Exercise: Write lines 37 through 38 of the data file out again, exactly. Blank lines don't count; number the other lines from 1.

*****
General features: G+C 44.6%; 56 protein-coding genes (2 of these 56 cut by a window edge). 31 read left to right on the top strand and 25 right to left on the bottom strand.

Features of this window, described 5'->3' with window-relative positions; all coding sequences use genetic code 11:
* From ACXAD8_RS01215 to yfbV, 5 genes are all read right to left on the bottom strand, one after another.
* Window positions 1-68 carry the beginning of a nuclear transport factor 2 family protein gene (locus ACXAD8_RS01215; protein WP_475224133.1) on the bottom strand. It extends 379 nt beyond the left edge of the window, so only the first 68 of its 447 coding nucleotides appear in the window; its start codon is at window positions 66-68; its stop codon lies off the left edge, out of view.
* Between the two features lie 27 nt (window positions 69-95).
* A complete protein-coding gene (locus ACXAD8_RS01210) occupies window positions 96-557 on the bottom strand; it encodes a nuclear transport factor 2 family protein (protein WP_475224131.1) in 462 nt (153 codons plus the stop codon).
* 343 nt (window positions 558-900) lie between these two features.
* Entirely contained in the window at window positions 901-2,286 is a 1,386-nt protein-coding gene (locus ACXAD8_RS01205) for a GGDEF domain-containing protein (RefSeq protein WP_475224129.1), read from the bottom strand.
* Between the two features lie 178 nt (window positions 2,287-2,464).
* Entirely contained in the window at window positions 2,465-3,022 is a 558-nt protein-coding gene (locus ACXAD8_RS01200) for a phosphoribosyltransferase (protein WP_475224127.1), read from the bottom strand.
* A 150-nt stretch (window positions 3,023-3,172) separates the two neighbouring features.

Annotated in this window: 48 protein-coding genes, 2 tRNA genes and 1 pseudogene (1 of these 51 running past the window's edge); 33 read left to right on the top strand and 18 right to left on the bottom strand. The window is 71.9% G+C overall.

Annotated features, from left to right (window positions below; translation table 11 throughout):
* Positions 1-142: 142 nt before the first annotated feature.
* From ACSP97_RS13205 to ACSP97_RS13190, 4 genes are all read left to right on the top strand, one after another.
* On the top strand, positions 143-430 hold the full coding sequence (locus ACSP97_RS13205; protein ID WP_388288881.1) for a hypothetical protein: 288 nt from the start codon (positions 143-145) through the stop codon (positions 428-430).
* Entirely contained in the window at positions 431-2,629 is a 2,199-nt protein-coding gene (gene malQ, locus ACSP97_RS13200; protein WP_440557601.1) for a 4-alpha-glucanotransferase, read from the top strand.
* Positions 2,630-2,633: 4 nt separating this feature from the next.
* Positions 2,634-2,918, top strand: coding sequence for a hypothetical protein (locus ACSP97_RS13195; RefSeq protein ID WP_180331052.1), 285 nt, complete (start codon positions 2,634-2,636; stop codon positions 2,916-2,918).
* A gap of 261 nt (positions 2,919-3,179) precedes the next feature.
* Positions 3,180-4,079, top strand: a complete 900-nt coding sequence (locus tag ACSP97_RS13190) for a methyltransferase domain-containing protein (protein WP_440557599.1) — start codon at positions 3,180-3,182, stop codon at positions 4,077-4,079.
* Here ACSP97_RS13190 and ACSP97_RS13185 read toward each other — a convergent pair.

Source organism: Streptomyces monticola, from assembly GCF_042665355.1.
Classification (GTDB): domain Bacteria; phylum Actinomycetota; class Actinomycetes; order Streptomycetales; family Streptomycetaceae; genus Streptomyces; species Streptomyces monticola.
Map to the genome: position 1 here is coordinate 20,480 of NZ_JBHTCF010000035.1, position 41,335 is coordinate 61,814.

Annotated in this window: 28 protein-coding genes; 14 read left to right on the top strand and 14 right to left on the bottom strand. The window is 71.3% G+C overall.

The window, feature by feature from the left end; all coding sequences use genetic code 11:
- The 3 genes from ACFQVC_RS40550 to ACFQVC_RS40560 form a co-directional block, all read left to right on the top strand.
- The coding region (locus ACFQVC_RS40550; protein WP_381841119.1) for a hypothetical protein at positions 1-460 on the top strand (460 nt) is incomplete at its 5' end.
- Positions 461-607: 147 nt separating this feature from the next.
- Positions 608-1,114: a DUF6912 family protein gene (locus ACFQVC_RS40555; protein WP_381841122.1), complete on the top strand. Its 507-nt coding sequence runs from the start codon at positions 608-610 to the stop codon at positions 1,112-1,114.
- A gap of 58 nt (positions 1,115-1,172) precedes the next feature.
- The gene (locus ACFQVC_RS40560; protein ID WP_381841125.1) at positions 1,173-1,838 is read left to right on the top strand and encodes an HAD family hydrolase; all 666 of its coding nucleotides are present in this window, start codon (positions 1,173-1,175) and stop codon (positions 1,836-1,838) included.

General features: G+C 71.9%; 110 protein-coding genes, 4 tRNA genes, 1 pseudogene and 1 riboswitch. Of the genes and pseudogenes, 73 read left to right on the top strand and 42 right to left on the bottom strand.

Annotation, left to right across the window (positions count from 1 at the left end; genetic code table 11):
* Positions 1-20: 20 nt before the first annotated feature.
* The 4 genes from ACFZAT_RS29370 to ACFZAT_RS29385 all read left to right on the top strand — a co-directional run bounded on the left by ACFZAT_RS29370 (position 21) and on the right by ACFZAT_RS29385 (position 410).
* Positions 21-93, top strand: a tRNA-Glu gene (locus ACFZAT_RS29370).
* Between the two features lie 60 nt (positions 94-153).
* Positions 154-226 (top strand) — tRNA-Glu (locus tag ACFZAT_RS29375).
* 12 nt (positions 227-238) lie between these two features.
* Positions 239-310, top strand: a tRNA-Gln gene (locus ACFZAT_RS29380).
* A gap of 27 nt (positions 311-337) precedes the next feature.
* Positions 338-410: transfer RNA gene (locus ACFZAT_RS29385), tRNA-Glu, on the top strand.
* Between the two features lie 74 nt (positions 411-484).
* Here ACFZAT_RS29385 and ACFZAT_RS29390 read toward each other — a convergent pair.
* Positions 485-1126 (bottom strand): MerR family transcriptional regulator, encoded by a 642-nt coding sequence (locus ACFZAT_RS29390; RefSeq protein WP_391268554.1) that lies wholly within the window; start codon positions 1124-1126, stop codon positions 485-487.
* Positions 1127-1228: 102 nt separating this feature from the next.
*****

* The 4 genes from ACFZAT_RS29370 to ACFZAT_RS29385 all read left to right on the top strand — a co-directional run bounded on the left by ACFZAT_RS29370 (position 21) and on the right by ACFZAT_RS29385 (position 410).
* Positions 21-93, top strand: a tRNA-Glu gene (locus ACFZAT_RS29370).